I served as the lead content strategist for the Event Management redesign project. WashU’s Event Management website was in one of the university’s oldest Sharepoint themes. It was difficult for users to learn about spaces or rent them as well as a struggle for staff members to update content on the site. We decided that the site was an excellent candidate for the new WordPress theme that had been developed earlier that year. A review of the analytics revealed that the site had significant traffic to wedding information as well as to spaces that Event Management staff had not expected. During the discovery meeting, several key issues were identified, particularly that it was difficult for end-users to sort through events to find the right event for them in their price point; spaces and space-specific content lived in multiple places across the site; and once the end-users had found a space, they had to search for it all over again in the Reserve-A-Space database, a difficult-to-use, third-party system.
Based on our findings, we iterated on the information architecture in a number of meetings. Using the drag-and-drop theme, we were able to prototype and adjust the site structure in real time, which allowed the Event Management staff to visualize the site structure rather than being force to think about the site structure conceptually.
Content and Design
Once the IA was fairly set, I performed a content audit and then moved the content through several stages of composition and revision with the campus partners and subject experts. The content audit format I developed for this project, though low-budget, worked extremely well and was a vast improvement upon earlier formats.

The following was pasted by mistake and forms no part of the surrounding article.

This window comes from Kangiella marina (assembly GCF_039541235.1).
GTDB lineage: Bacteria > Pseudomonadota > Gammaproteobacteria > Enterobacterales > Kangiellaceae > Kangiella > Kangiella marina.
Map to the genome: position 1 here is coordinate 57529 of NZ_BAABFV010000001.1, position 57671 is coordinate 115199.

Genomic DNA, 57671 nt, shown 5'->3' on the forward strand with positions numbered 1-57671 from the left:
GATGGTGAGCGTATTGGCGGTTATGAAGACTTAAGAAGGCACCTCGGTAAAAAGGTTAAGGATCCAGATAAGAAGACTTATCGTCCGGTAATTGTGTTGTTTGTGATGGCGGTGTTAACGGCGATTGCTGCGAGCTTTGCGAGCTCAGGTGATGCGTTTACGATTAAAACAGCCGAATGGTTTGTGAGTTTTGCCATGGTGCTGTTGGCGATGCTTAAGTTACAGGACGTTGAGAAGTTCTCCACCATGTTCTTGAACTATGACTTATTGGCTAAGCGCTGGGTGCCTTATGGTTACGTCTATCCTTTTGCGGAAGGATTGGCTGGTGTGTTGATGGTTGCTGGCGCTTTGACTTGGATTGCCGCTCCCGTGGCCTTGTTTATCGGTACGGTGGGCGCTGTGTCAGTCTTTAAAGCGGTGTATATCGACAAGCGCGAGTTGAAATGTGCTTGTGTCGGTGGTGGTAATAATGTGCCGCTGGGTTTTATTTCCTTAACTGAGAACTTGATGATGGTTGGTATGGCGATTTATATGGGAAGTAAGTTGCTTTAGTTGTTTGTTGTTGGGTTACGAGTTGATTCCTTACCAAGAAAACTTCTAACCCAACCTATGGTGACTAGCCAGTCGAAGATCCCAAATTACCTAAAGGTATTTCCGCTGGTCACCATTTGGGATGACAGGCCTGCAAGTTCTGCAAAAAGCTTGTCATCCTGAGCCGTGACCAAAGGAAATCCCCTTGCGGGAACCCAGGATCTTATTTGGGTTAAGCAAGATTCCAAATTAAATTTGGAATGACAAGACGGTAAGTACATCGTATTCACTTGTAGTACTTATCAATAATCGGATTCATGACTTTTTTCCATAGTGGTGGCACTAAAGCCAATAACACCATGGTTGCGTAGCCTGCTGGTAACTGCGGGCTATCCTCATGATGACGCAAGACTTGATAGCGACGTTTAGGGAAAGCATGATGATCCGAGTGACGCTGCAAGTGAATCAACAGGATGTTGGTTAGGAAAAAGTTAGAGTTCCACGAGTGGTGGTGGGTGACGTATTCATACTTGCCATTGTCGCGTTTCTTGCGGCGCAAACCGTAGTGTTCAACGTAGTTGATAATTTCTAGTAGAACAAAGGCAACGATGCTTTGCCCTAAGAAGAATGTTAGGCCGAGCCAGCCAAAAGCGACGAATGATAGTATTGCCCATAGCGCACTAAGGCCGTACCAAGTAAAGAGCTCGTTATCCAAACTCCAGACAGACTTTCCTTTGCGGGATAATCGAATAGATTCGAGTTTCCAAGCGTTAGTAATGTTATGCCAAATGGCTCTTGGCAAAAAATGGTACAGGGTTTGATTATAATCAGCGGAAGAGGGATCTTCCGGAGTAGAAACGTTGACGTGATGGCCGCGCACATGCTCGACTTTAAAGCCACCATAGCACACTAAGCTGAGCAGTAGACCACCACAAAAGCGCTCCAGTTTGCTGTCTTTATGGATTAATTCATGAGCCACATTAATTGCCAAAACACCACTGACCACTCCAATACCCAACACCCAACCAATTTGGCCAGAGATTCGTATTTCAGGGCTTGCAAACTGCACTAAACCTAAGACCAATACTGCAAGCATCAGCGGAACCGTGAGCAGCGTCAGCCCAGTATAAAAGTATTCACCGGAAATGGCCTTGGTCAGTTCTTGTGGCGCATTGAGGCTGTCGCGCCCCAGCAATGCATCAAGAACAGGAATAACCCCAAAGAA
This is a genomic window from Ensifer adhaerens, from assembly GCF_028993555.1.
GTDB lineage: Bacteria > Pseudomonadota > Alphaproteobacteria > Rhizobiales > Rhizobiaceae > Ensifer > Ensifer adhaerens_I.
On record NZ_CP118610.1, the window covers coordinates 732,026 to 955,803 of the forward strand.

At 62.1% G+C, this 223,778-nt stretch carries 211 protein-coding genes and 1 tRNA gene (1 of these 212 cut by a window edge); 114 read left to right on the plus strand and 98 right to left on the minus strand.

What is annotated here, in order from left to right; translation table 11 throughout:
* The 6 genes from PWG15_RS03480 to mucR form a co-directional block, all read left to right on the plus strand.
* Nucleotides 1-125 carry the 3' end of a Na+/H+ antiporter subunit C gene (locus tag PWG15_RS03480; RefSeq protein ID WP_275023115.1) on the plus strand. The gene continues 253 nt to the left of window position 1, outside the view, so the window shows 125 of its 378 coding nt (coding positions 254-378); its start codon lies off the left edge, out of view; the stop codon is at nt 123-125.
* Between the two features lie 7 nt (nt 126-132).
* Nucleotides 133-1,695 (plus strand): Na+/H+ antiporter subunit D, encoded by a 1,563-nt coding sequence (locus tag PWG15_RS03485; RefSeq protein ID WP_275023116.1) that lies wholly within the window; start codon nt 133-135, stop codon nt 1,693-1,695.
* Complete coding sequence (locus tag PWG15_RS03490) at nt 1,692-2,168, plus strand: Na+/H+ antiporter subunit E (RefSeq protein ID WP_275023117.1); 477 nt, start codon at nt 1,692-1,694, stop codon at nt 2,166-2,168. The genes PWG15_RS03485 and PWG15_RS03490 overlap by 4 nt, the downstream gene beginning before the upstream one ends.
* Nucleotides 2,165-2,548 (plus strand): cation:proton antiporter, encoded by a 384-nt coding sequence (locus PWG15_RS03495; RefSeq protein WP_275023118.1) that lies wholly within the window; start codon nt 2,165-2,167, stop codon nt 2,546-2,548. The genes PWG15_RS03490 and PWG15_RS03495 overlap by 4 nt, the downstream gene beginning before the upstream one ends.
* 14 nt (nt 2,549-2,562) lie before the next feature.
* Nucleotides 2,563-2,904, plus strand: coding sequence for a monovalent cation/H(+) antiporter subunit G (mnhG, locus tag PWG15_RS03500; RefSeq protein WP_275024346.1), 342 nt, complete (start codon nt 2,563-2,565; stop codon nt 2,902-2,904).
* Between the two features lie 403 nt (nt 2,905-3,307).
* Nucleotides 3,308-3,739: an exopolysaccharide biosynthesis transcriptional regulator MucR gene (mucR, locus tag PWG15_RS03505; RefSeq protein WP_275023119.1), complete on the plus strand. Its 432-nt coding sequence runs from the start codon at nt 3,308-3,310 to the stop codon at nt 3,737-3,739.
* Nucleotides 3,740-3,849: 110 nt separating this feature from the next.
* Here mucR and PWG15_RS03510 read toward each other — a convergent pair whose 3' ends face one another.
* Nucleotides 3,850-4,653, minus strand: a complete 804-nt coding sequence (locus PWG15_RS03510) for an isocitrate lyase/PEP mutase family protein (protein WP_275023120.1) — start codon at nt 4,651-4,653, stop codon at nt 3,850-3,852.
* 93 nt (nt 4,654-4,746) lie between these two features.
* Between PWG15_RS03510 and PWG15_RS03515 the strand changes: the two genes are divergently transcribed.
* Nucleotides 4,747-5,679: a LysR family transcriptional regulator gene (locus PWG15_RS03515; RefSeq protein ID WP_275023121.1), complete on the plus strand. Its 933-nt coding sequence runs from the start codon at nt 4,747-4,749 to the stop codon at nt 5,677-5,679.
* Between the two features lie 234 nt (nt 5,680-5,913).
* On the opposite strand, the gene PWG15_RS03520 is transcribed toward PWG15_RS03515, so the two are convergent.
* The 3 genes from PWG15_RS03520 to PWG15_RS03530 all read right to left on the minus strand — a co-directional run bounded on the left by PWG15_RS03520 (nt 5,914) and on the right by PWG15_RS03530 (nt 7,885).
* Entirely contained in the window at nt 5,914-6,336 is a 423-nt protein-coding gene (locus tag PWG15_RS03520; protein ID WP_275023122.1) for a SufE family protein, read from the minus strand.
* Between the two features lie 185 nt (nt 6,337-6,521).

At the same time, I built out components of the site, designing the layout of the pages and determining how the content should be displayed. Again, the drag-and-drop functionality made quick layout changes simple. Debates about different layouts were easily resolved by displaying both options.
I was able to solve many of the problems involved with finding information about spaces by using a masonry structure and sorting functionality that our team had created for the theme. Users could sort spaces by categories and immediately see whether or not the space was premier (expensive).
When the user clicks into the space, s/he can see all of the policies and specific information. If the user is ready to book, s/he can click a button to go directly to the space listing in the Reserve-A-Space system.
We wrapped up by adding search engine descriptions, 301 redirects and performing QA. The Dining Services communications staff was given a full training of how to use the tool. Since they had seen it in action during meetings and had limited use of it during the redesign, they had little trouble adopting the theme. As a result, support requests have been very low.
One of my main critiques of this project is that we didn’t obtain end-user feedback early enough. We ultimately received positive feedback and increased traffic to the site, but it was primarily done using our best judgement based on best-practices served. I know that there are still sections of the site where the user experience could be improved. Particularly, the “Find A Space” experience would be an excellent candidate for user testing.